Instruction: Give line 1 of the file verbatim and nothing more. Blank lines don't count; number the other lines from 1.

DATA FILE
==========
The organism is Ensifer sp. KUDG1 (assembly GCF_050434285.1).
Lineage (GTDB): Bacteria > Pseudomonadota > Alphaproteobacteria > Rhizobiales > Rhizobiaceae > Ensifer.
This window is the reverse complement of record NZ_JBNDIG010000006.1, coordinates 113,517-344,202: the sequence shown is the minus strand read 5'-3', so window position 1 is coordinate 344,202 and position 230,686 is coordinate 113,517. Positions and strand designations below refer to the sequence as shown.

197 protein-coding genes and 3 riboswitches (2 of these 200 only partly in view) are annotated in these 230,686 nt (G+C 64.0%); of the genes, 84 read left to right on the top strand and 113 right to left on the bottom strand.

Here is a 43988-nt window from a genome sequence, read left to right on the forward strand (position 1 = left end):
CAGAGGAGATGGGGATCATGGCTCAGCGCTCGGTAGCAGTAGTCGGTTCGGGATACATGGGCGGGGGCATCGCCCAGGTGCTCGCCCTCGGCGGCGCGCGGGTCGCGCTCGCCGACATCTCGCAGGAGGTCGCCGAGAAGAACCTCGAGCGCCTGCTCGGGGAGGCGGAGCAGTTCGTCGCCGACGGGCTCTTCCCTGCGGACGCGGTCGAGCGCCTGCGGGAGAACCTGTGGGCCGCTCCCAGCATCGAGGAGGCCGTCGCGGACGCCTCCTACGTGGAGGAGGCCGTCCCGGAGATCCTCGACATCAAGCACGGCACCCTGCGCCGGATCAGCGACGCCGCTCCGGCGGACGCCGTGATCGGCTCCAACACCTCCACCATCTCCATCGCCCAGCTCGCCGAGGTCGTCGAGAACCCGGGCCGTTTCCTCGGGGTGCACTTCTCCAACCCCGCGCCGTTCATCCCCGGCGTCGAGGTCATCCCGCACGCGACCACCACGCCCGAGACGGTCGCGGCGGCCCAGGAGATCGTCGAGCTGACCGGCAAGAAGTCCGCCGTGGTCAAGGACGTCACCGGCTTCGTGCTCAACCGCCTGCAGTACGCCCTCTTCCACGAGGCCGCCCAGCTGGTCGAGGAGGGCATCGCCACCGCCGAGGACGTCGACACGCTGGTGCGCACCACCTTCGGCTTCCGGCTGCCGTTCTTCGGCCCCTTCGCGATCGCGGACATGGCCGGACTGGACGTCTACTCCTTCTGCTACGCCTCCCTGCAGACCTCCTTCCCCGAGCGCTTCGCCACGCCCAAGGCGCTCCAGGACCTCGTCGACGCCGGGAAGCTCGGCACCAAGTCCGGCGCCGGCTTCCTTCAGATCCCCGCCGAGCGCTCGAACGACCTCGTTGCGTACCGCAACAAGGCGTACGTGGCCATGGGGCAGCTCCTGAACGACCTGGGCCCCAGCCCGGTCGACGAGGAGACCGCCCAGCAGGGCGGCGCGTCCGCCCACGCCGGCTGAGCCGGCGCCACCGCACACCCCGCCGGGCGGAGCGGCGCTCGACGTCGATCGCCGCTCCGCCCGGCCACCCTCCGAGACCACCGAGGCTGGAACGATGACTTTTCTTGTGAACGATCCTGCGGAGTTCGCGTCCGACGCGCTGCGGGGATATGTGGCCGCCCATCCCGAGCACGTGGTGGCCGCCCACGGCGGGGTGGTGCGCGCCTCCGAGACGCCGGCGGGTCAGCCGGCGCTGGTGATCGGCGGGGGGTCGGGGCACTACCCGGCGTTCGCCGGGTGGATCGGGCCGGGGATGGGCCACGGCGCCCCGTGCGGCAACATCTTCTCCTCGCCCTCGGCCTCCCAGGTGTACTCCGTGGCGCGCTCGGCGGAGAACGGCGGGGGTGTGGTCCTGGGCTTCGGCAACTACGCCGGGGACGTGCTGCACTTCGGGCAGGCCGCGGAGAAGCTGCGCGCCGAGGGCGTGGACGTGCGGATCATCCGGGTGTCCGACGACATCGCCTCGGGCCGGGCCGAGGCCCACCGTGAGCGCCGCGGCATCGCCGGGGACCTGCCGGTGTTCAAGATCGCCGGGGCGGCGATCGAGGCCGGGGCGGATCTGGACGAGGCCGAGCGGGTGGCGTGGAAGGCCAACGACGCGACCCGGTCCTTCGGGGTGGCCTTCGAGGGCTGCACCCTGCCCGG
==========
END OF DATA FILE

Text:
The organism is Ensifer sp. KUDG1 (assembly GCF_050434285.1).